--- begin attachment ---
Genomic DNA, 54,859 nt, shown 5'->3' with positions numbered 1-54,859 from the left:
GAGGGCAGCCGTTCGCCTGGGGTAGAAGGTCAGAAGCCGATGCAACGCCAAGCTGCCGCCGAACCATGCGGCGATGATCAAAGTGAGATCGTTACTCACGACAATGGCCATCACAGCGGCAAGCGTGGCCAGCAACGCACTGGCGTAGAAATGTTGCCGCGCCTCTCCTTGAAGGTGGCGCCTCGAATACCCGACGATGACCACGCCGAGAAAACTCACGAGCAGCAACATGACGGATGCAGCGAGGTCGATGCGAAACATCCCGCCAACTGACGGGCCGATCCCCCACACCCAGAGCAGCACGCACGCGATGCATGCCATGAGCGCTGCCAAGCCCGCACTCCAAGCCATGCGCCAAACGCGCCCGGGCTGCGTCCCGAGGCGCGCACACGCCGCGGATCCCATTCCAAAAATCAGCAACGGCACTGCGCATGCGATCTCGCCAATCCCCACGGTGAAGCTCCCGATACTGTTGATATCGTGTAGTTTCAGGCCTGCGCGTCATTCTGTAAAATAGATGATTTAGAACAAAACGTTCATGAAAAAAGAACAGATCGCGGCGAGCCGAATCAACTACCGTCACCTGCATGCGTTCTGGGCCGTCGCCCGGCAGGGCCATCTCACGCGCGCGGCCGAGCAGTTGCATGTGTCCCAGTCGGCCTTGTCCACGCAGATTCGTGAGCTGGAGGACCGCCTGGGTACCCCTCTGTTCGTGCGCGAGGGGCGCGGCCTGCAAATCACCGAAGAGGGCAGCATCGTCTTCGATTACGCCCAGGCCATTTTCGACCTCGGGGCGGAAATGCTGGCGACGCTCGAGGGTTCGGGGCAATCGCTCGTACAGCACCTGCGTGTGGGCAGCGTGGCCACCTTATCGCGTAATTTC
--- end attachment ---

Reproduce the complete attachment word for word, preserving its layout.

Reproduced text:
Genomic DNA, 54,859 nt, shown 5'->3' with positions numbered 1-54,859 from the left:
GAGGGCAGCCGTTCGCCTGGGGTAGAAGGTCAGAAGCCGATGCAACGCCAAGCTGCCGCCGAACCATGCGGCGATGATCAAAGTGAGATCGTTACTCACGACAATGGCCATCACAGCGGCAAGCGTGGCCAGCAACGCACTGGCGTAGAAATGTTGCCGCGCCTCTCCTTGAAGGTGGCGCCTCGAATACCCGACGATGACCACGCCGAGAAAACTCACGAGCAGCAACATGACGGATGCAGCGAGGTCGATGCGAAACATCCCGCCAACTGACGGGCCGATCCCCCACACCCAGAGCAGCACGCACGCGATGCATGCCATGAGCGCTGCCAAGCCCGCACTCCAAGCCATGCGCCAAACGCGCCCGGGCTGCGTCCCGAGGCGCGCACACGCCGCGGATCCCATTCCAAAAATCAGCAACGGCACTGCGCATGCGATCTCGCCAATCCCCACGGTGAAGCTCCCGATACTGTTGATATCGTGTAGTTTCAGGCCTGCGCGTCATTCTGTAAAATAGATGATTTAGAACAAAACGTTCATGAAAAAAGAACAGATCGCGGCGAGCCGAATCAACTACCGTCACCTGCATGCGTTCTGGGCCGTCGCCCGGCAGGGCCATCTCACGCGCGCGGCCGAGCAGTTGCATGTGTCCCAGTCGGCCTTGTCCACGCAGATTCGTGAGCTGGAGGACCGCCTGGGTACCCCTCTGTTCGTGCGCGAGGGGCGCGGCCTGCAAATCACCGAAGAGGGCAGCATCGTCTTCGATTACGCCCAGGCCATTTTCGACCTCGGGGCGGAAATGCTGGCGACGCTCGAGGGTTCGGGGCAATCGCTCGTACAGCACCTGCGTGTGGGCAGCGTGGCCACCTTATCGCGTAATTTC